“Still Documenting the 1915 Genocide” Part II

Politics, Prose and Poetry
Alan Whitehorn, Kingston, 2 February 2012

Artistic portrayal of the Armenian Genocide can emerge through the literary word, whether in novels, short stories, plays, poetry or even film scripts. Often the inspiration for such works can be found in a specific traumatic incident, a particular family’s agonizing odyssey or a village’s or region’s shared bleak fate. Unfortunately, a great tragic void is created by genocide due to the vast numbers of dead victims (often entire families and community groups). As a result, so many key episodes are not fully or formally recorded. But sometimes, vivid memories continue, as best they can, in the oral tradition of survivor accounts passed on, from one generation to another. They are perhaps told in hushed, quiet, reflective moments. Armenian families often share fragmentary family recollections from those terrible times.

Politics, Prose and Poetry
Alan Whitehorn, Kingston, 2 February 2012

Artistic portrayal of the Armenian Genocide can emerge through the literary word, whether in novels, short stories, plays, poetry or even film scripts. Often the inspiration for such works can be found in a specific traumatic incident, a particular family’s agonizing odyssey or a village’s or region’s shared bleak fate. Unfortunately, a great tragic void is created by genocide due to the vast numbers of dead victims (often entire families and community groups). As a result, so many key episodes are not fully or formally recorded. But sometimes, vivid memories continue, as best they can, in the oral tradition of survivor accounts passed on, from one generation to another. They are perhaps told in hushed, quiet, reflective moments. Armenian families often share fragmentary family recollections from those terrible times.

When Armenians learn of my ongoing academic work on genocide, it is not uncommon to be taken aside and told of a deeply personal account of the terrible plight of a parent, grandparent or even a great grandparent. It is often a metzmama’s searing tale of survival. One person whom I got to know well in Yerevan told me about her great grandmother. It is a powerful story that most of her colleagues at work never knew. Her family story had not previously been published. From her account and that of her family, I faithfully penned the following poem. It is an attempt to document at a personal level the 1915 Genocide; this time, through a literary voice.
 
The Woman With No Mirror

Born in Van
and only five years old
when the terrible slaughter commenced
Her parents and brothers were killed.
Her sisters abducted.
Yet, amidst the horror,
her neighbours,
Muslim Kurds,
took in the young Christian child
and hid her for several days.
Her kind and brave neighbours,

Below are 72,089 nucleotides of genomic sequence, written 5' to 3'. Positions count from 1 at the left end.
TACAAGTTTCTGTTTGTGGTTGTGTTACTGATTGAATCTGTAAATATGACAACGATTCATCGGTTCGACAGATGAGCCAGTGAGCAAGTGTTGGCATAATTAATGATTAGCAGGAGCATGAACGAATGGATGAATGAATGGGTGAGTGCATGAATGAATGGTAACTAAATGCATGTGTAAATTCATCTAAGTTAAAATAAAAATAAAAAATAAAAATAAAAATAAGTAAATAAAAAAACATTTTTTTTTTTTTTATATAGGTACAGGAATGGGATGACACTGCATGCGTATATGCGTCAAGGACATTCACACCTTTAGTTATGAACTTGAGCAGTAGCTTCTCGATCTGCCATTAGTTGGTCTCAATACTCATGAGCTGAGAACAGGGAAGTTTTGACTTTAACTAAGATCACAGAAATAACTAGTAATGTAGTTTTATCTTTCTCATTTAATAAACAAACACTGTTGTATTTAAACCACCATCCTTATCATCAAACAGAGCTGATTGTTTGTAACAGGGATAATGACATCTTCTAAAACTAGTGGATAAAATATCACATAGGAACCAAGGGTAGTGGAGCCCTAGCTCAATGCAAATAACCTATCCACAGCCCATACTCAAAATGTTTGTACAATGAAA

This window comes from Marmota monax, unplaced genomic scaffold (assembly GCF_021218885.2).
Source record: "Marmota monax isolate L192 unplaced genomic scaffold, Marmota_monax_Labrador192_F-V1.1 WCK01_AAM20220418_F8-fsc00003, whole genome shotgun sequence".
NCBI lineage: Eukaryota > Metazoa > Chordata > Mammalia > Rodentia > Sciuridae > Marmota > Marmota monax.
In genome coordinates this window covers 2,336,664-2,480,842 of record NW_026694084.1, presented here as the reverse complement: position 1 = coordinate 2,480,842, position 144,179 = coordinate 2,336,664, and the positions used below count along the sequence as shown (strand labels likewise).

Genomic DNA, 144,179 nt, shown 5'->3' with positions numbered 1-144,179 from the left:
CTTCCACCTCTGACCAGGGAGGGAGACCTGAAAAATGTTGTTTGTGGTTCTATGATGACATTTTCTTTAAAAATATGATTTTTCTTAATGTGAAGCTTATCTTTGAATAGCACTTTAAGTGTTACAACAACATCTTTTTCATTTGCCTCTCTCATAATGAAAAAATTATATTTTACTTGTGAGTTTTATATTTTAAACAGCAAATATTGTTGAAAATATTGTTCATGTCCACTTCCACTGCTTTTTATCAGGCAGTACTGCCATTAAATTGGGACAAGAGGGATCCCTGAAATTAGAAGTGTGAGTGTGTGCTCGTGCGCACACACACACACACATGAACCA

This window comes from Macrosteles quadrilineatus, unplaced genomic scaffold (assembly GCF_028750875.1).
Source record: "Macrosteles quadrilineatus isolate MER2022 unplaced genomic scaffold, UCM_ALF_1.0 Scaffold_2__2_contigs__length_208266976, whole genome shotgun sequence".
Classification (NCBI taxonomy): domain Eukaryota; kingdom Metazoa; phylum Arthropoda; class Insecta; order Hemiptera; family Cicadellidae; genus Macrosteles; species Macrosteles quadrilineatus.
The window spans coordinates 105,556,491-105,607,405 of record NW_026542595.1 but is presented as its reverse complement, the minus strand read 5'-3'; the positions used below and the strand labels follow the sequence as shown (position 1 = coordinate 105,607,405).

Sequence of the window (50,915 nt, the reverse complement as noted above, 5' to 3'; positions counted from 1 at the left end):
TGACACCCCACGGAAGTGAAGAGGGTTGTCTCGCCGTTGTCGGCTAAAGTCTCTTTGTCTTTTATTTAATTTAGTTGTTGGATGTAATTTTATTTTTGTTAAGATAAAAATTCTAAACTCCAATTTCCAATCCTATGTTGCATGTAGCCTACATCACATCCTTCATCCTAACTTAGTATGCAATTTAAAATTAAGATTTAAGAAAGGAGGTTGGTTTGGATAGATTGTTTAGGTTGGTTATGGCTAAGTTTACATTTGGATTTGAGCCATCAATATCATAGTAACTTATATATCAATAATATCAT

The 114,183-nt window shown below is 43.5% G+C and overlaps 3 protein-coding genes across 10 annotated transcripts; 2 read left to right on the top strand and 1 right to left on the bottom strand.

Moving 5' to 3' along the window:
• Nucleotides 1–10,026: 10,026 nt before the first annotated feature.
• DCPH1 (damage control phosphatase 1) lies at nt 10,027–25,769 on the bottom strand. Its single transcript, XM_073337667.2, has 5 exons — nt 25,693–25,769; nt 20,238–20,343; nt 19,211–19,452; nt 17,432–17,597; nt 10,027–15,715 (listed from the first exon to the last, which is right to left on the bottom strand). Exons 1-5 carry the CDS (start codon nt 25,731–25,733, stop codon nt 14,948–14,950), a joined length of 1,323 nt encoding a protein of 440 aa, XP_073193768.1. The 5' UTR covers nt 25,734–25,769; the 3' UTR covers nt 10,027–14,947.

were fearful of being caught defying the draconian state decrees,
which forbade any humanitarian assistance to the Armenians.
And so,
during the dark hours of the night,
the neighbours sent the child
up into the mountains,
to be hidden by a shepherd amongst his sheep.
Once there,
she was cared for by others,
until she could be safely brought to Yerevan.
She alone of her family made the final journey.

For the rest of her life,
in remembrance,
she only wore black.
She mourned the loss of her extended family.
She also vowed never again to look into a mirror.
For to do so, she feared
she would see
not herself,
but her beloved lost sisters.
For the remainder of her life
she lived
with no mirror in her house.
This way she would not see
whom she could not bear to have lost.

Mariam’s family was profoundly grateful that I had recorded their family saga. After so many years of the family suffering in private, now they shared the family chapter with friends, colleagues, and others. It is a very dark page in history. This is a poem of great loss, but also offers some hope. As best we can, we continue to try to document the 1915 Genocide, but it is a very, very difficult account to write. Sometimes, we have only fragments left, like a shattered mirror.

Alan Whitehorn is author of a number of books on the Armenian Genocide, including Just Poems: Reflections on the Armenian Genocide.

 

3 comments
  1. Moving Poem

    A very beautiful, limpid way to preserve that story. A house with no mirror. A woman who gives up pretty dresses and even the image of her own face. It’s very impressive. It also means there were no mirrors for her children who could only see themselves when they visited other houses and that the children never saw their mother, except in black. That black contrasts with the imagined whiteness of the sheep that concealed the little girl.  Thank you for sharing this moving poem with your readers.

    1. Thank You

      Thank you Marina for your thoughtful literary and existential comments. I am sure Mariam’s family will be quite moved by your words.

      Alan Whitehorn

  2. “Still Documenting the 1915 Genocide” Part II

    All of us who had a grandparents who suffered and survived the Genocide were brought up with this tragedy burnt in our hearts. Every time my beloved grandmother’s eyes filled with tears when  she remembered her slain children, parents and beautiful sister my soul also filled with tears. You did not experience this sorrow but your humanity expressed in your poem is touching. Thank you.

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